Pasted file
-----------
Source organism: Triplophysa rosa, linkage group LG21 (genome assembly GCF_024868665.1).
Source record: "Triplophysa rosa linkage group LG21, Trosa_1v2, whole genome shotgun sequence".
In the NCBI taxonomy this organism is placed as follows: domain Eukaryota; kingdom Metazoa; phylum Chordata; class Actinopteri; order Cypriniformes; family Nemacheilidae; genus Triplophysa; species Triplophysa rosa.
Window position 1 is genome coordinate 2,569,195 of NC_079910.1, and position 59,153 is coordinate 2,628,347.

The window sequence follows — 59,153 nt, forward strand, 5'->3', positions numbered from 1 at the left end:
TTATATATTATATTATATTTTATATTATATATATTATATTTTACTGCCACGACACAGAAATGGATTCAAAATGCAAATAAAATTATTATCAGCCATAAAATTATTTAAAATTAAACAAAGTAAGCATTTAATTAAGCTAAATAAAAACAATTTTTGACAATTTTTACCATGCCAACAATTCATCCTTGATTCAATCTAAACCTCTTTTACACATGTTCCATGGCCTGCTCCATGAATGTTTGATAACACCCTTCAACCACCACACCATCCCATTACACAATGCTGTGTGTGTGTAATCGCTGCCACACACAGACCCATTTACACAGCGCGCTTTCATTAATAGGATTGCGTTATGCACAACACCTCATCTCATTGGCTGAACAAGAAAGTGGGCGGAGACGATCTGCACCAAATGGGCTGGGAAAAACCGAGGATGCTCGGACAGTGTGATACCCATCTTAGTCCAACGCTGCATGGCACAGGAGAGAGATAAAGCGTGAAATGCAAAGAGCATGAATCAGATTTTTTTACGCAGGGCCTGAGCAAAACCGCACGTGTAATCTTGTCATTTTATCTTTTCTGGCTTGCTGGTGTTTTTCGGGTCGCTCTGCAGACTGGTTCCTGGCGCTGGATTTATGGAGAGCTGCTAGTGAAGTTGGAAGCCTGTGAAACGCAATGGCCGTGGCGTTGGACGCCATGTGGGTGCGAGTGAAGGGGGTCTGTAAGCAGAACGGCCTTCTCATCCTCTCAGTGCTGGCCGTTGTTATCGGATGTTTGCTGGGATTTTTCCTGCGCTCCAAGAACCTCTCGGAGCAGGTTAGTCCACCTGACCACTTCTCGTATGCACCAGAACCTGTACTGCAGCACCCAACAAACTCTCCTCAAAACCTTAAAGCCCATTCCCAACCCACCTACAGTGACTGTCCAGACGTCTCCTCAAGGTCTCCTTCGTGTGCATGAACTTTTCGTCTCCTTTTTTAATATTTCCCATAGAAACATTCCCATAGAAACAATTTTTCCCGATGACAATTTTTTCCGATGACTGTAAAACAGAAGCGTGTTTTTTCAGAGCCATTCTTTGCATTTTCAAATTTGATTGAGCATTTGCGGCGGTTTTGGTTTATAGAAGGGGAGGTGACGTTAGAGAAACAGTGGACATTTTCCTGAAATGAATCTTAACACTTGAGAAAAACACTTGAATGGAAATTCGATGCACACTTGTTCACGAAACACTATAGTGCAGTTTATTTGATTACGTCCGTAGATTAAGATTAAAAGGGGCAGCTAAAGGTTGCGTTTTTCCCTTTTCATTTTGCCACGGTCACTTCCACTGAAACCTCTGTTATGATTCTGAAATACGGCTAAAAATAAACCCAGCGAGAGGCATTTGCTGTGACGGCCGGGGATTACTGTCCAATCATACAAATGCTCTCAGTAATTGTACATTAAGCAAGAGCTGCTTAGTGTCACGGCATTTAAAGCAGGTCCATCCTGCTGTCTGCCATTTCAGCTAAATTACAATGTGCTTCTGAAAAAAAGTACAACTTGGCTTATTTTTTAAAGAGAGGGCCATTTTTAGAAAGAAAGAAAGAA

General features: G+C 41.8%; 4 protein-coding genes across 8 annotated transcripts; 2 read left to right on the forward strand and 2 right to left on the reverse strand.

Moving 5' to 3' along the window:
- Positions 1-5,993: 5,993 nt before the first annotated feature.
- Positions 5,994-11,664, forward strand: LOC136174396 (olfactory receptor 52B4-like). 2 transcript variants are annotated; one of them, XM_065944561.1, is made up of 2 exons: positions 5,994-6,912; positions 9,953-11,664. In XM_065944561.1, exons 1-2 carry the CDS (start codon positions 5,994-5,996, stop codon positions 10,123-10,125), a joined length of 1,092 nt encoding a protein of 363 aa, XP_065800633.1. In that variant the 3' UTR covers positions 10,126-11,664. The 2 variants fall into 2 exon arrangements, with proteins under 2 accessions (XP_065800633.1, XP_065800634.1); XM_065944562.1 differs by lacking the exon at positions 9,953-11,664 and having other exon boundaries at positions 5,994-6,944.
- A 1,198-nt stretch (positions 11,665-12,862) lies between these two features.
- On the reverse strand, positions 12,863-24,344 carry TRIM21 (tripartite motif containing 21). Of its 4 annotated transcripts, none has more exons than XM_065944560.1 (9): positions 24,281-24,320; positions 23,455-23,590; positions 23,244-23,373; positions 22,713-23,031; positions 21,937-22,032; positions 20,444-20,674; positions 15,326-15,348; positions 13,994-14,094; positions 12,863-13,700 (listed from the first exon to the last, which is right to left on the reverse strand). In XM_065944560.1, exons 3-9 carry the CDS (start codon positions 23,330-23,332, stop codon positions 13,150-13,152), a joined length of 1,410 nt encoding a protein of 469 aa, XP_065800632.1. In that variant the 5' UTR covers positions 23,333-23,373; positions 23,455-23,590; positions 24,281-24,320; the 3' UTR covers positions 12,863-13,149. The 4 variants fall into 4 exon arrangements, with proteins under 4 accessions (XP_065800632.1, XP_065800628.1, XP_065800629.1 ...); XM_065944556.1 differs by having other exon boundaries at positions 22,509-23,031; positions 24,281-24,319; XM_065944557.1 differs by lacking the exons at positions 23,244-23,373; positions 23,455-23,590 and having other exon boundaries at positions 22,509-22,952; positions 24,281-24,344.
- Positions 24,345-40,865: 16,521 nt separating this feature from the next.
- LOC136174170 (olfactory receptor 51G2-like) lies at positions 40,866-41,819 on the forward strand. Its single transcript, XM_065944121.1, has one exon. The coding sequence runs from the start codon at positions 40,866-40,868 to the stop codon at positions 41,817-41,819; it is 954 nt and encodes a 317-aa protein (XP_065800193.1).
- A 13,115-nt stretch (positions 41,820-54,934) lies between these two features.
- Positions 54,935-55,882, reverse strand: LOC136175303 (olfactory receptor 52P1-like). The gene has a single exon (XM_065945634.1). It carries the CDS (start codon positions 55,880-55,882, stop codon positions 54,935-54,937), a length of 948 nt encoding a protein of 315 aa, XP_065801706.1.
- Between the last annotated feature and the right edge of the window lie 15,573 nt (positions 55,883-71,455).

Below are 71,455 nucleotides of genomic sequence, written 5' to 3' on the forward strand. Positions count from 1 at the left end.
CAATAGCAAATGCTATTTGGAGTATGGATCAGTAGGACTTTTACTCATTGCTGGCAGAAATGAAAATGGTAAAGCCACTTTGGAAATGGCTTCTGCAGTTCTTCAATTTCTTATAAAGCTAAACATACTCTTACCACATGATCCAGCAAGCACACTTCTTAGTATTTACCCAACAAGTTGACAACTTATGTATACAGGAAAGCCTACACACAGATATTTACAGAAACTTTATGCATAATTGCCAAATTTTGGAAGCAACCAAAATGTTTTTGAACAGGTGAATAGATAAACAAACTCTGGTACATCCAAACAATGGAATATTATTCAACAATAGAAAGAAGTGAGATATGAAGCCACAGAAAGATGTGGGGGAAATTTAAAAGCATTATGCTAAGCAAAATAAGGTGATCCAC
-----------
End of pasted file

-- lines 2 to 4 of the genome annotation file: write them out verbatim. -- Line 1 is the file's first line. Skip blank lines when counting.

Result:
Source record: "Triplophysa rosa linkage group LG21, Trosa_1v2, whole genome shotgun sequence".
In the NCBI taxonomy this organism is placed as follows: domain Eukaryota; kingdom Metazoa; phylum Chordata; class Actinopteri; order Cypriniformes; family Nemacheilidae; genus Triplophysa; species Triplophysa rosa.
Window position 1 is genome coordinate 2,569,195 of NC_079910.1, and position 59,153 is coordinate 2,628,347.